0
$\begingroup$

My full question is

"A total charge $Q$ is uniformly distributed within a spherical shell with negligible thickness compared to its radius. A point charge $q$ ($q<< Q$) is taken away from the shell's north pole and replaced on its south pole without affecting the rest of the charge distribution. What is the electric field at the centre of the shell?"

I don't really know how to apply symmetry to this, in a normal uniformly charged shell the field inside would be zero, but for this..? Would using Gauss's law with non-uniform charge distribution be appropriate at all (even though no charge is enclosed at the centre)? Shall I treat the poles like point charges of 0 and +2q, is there some type of superposition thing I'm missing?

This has really stumped me.

$\endgroup$

closed as off-topic by Kyle Kanos, ZeroTheHero, Jon Custer, Yashas, John Rennie Apr 17 '17 at 15:38

This question appears to be off-topic. The users who voted to close gave this specific reason:

  • "Homework-like questions should ask about a specific physics concept and show some effort to work through the problem. We want our questions to be useful to the broader community, and to future users. See our meta site for more guidance on how to edit your question to make it better" – Kyle Kanos, ZeroTheHero, Jon Custer, Yashas, John Rennie
If this question can be reworded to fit the rules in the help center, please edit the question.

  • $\begingroup$ This is not an actual solution but just stating that using gauss's law won't be very helpful at all when you can't use symmetry arguments $\endgroup$ – Sumant Apr 15 '17 at 15:30
  • $\begingroup$ Actually the statement $q<<Q$ suggests the removal of $q$ does not basically alter the field of the sphere. $\endgroup$ – ZeroTheHero Apr 15 '17 at 18:51
  • $\begingroup$ Yeah I thought so, nice to actually get my head around it now $\endgroup$ – chennington Apr 15 '17 at 21:49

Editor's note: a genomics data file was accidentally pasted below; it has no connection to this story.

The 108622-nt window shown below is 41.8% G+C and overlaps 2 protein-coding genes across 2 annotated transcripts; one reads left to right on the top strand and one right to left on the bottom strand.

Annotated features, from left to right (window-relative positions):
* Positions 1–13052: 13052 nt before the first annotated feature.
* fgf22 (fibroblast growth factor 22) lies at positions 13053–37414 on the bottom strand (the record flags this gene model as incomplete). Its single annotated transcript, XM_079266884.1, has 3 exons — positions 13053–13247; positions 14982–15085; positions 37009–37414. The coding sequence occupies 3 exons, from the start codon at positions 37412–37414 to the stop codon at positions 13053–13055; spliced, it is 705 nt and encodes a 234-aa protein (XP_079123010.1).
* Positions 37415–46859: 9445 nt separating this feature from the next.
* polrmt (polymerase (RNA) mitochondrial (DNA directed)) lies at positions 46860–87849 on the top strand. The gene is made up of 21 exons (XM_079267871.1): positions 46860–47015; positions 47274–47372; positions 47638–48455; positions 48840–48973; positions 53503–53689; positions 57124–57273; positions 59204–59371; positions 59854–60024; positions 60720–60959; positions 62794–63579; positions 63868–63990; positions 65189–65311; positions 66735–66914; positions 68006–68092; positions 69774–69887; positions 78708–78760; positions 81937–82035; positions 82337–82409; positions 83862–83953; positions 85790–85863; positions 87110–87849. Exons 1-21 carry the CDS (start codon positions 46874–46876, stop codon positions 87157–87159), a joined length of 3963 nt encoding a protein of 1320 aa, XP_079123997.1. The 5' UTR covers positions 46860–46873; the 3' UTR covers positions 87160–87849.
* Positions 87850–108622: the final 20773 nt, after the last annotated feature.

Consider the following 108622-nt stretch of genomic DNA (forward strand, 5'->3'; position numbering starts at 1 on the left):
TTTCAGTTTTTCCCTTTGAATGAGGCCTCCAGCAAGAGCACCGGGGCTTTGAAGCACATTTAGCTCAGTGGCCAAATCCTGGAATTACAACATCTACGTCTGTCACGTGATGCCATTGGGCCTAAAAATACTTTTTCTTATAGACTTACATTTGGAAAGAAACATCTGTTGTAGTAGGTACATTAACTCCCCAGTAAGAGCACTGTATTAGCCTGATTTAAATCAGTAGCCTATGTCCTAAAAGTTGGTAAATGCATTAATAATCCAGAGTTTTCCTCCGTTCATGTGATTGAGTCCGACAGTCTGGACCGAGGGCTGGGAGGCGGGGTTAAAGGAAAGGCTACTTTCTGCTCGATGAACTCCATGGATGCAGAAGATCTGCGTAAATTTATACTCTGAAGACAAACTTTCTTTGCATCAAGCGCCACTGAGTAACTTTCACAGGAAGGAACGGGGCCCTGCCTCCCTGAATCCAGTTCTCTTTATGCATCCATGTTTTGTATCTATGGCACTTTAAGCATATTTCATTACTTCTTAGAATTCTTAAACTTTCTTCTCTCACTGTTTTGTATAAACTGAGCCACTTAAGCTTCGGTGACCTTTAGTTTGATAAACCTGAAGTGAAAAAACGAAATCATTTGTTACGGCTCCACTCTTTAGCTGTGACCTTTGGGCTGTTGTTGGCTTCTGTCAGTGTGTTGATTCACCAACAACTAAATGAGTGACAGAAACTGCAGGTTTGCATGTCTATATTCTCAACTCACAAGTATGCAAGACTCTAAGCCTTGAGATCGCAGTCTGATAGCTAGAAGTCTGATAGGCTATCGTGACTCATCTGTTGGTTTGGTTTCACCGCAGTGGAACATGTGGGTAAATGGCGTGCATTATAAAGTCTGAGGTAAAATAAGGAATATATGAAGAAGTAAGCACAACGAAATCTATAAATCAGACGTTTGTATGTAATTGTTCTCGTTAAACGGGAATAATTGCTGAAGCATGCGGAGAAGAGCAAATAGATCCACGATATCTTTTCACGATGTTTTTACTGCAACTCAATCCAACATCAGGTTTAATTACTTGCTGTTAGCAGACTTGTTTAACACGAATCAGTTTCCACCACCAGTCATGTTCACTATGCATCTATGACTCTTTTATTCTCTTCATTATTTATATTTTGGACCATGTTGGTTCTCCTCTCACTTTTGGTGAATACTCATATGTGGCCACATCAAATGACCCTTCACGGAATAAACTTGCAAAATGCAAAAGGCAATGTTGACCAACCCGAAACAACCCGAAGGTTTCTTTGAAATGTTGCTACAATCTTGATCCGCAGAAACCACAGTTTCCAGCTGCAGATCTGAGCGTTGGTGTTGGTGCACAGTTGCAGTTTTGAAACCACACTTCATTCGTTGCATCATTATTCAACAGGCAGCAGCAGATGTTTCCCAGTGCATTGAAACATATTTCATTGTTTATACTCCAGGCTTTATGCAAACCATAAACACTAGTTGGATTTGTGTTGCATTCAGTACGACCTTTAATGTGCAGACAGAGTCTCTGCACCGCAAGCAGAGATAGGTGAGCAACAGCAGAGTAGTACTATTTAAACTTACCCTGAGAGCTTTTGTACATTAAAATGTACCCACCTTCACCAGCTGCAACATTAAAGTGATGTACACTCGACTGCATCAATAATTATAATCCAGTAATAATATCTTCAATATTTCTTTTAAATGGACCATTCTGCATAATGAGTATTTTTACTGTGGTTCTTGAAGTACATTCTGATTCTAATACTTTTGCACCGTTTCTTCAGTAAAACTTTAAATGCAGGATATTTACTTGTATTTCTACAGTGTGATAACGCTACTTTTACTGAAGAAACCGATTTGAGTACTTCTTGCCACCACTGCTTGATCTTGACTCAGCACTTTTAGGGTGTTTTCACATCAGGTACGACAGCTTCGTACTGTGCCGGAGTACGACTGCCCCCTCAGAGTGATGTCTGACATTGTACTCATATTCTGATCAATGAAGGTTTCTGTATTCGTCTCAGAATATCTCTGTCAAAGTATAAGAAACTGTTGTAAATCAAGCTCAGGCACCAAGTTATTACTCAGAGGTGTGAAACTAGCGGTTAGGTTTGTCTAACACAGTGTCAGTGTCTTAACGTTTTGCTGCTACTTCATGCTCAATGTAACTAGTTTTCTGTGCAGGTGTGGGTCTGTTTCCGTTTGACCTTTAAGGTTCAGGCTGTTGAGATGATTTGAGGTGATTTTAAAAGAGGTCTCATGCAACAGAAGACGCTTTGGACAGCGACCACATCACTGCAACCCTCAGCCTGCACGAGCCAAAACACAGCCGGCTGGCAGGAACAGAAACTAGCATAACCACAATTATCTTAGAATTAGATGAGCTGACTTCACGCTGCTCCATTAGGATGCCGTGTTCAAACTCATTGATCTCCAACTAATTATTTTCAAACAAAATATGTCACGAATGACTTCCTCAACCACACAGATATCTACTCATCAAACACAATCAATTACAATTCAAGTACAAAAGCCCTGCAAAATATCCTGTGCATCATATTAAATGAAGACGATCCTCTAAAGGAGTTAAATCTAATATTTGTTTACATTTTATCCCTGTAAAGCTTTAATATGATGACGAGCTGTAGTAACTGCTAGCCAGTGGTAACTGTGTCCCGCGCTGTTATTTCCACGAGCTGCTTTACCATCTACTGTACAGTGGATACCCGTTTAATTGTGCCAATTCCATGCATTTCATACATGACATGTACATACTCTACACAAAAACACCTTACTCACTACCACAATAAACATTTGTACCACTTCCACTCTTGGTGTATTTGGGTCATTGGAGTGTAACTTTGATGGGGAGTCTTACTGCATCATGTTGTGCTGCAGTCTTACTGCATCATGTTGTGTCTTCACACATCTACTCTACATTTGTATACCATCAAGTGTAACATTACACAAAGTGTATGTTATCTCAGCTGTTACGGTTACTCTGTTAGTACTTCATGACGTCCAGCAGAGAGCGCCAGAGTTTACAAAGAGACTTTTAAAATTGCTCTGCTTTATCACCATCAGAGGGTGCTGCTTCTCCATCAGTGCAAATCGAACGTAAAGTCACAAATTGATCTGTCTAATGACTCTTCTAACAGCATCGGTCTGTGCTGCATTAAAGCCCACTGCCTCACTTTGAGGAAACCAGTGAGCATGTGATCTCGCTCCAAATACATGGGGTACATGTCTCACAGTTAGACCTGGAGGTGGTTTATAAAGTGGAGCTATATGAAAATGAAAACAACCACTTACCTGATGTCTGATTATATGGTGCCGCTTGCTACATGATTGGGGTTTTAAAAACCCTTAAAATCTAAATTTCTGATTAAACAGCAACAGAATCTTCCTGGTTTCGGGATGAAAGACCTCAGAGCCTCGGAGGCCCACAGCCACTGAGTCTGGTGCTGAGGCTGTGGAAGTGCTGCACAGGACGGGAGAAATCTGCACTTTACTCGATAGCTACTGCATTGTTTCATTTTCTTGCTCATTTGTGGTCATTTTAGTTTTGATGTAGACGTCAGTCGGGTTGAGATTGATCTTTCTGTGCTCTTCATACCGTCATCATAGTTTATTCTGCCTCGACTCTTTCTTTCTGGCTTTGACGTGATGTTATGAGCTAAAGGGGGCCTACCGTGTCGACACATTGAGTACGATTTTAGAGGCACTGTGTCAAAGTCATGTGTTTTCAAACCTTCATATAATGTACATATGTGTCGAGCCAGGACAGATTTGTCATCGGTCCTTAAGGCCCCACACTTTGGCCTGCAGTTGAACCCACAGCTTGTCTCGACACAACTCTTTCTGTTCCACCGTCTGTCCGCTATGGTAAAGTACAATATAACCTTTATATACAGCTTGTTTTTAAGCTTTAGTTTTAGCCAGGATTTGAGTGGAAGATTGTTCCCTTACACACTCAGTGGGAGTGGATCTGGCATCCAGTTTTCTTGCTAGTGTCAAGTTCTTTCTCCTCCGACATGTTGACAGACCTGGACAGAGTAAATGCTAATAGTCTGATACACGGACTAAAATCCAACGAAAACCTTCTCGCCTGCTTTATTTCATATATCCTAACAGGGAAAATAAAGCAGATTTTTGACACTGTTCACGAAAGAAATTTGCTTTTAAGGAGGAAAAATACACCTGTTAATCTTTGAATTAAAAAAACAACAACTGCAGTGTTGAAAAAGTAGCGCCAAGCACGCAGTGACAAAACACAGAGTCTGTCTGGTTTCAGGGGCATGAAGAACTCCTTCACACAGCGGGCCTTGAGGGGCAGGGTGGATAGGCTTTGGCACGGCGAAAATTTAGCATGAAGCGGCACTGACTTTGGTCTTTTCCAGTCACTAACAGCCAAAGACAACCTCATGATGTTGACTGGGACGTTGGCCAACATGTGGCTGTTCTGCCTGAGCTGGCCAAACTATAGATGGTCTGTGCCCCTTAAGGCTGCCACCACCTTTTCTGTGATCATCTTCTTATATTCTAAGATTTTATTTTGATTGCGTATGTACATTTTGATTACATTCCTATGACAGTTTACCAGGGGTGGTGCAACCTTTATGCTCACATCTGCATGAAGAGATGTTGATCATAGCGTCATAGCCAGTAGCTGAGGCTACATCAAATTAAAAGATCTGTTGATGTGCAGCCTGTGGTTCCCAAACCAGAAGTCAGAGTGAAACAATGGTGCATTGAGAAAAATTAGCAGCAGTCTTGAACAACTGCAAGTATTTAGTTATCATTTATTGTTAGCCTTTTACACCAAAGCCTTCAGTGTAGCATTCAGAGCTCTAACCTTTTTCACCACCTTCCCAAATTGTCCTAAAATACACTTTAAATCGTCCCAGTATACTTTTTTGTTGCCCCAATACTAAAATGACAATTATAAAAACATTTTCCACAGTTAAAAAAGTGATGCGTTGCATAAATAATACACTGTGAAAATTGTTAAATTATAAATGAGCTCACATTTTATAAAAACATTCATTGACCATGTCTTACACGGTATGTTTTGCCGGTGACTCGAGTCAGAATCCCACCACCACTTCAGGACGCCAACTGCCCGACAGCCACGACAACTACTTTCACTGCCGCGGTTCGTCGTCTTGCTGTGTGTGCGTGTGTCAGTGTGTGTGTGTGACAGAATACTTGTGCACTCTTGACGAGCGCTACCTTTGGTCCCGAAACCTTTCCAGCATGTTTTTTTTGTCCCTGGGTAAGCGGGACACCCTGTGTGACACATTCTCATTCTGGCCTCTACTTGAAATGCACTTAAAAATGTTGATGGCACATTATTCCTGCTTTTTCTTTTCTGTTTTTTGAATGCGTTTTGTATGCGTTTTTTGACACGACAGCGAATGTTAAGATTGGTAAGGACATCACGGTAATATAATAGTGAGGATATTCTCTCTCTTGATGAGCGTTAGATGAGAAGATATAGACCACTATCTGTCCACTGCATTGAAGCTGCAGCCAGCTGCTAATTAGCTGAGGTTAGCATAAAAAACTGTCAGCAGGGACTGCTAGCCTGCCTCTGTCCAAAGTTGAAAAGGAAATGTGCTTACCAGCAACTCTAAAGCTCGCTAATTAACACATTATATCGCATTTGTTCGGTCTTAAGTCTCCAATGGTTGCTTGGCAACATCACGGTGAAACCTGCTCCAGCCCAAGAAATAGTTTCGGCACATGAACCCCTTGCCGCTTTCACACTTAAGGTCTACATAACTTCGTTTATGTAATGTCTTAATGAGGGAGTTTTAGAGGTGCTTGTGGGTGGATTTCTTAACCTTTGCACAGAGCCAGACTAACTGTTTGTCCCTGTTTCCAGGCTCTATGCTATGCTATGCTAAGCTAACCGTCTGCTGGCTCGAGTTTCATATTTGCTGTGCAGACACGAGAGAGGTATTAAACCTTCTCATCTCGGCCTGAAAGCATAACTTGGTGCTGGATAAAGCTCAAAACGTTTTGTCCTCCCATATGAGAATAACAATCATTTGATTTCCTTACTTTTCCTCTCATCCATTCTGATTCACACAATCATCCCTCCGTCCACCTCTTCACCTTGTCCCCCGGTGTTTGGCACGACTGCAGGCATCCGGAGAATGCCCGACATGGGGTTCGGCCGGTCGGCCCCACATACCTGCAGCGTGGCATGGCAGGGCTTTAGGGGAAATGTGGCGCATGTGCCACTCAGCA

1
$\begingroup$

You can imagine the second case to be a superposition of the uniform spherical shell and two opposite point charges -q and q at the north and south pole respectively. The field inside the sphere would then be the field created by the -q/q dipole.

$\endgroup$
  • $\begingroup$ I tried this but I don't think I really understand the physics of that. When the small charge is removed, doesn't that make the place where it was neutral? Like, how would it behave as a dipole? $\endgroup$ – chennington Apr 15 '17 at 15:18
  • $\begingroup$ That's correct. The trick here is that we consider a neutral space as containing both a positive and a negative charge whose values that add up to zero. This allows us to treat a somewhat complicated problem as a superposition of two problems that are much easier to solve. The validity of this approach stems from the fact that the terms involving q, J in Maxwell's equations are linear, so that solutions of sub-distributions add up. This is what makes it possible to attribute the total field at a specific point as the sum of the fields created by each separate infinitesimal charge. $\endgroup$ – zap Apr 15 '17 at 15:38
1
$\begingroup$

The field inside the sphere is the superposition of two point charges with opposite signs, and a uniform spherical shell. The latter gives zero field so we just need the field due to two point sources.

For a given distance $r$ from the "pole", the field is

$$E=\frac{q}{4\pi \epsilon_0 r^2}$$

Pointing away from the positive charge. For the negative charge you get a field pointing towards the charge.

The total field is the vector sum of these two. Along the plane midway between the charges this field is perpendicular to the plane - at other points it will curve.

For a given point you should be able to write down the X and Y components of the field due to these two point charges and add them together. I believe this should be sufficient to get you to your answer.

$\endgroup$
  • $\begingroup$ Yes, thank you so much, I thought this was the case but I guess I must revise the actual physics of what's happening here. Thanks again $\endgroup$ – chennington Apr 15 '17 at 21:52
-4
$\begingroup$

The solution follows by considering the superposition of two cases.

  1. when we just remove the charge (and the whole other body is kept as it is)
  2. when we place that charge diametrically opposite to chargeless space.(this time only this charge is considered and not the sphere)
$\endgroup$
  • 4
    $\begingroup$ Do you mind typing out your answer so that it can be read better, and indexed by search engines? $\endgroup$ – Glorfindel Apr 15 '17 at 15:33
  • 3
    $\begingroup$ 1. If you are using images, please make at least sure they are rotated correctly with respect to the post - I have to tilt my head to read it. 2. Please type out your answer instead of posting it inside an image - a picture cannot be indexed by search engines. To format formulae, please use MathJax. $\endgroup$ – ACuriousMind Apr 15 '17 at 16:23
  • $\begingroup$ Ahh, awesome, so much better to see this as just adding two fields, I wish I had just gone with my instinct! $\endgroup$ – chennington Apr 15 '17 at 21:53
  • $\begingroup$ I've edited out the image because it was detracting from the quality of the post. $\endgroup$ – David Z Apr 16 '17 at 3:09

Not the answer you're looking for? Browse other questions tagged or ask your own question.